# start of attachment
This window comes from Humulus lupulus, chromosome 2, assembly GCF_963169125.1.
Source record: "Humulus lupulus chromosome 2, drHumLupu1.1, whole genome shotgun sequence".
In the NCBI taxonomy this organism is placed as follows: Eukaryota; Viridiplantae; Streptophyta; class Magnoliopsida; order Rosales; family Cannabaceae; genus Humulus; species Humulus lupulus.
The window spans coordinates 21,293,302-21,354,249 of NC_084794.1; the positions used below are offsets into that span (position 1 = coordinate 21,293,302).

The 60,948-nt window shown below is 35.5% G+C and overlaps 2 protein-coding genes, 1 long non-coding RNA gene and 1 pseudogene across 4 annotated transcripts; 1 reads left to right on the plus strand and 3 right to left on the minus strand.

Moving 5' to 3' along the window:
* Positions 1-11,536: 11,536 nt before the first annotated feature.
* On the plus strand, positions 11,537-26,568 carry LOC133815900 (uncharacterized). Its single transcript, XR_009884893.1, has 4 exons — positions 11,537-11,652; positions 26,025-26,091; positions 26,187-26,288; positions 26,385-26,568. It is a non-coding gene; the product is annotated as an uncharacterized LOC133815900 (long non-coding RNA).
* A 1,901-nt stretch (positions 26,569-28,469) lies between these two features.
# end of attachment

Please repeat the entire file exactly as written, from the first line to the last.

This window comes from Humulus lupulus, chromosome 2, assembly GCF_963169125.1.
Source record: "Humulus lupulus chromosome 2, drHumLupu1.1, whole genome shotgun sequence".
In the NCBI taxonomy this organism is placed as follows: Eukaryota; Viridiplantae; Streptophyta; class Magnoliopsida; order Rosales; family Cannabaceae; genus Humulus; species Humulus lupulus.
The window spans coordinates 21,293,302-21,354,249 of NC_084794.1; the positions used below are offsets into that span (position 1 = coordinate 21,293,302).

The 60,948-nt window shown below is 35.5% G+C and overlaps 2 protein-coding genes, 1 long non-coding RNA gene and 1 pseudogene across 4 annotated transcripts; 1 reads left to right on the plus strand and 3 right to left on the minus strand.

Moving 5' to 3' along the window:
* Positions 1-11,536: 11,536 nt before the first annotated feature.
* On the plus strand, positions 11,537-26,568 carry LOC133815900 (uncharacterized). Its single transcript, XR_009884893.1, has 4 exons — positions 11,537-11,652; positions 26,025-26,091; positions 26,187-26,288; positions 26,385-26,568. It is a non-coding gene; the product is annotated as an uncharacterized LOC133815900 (long non-coding RNA).
* A 1,901-nt stretch (positions 26,569-28,469) lies between these two features.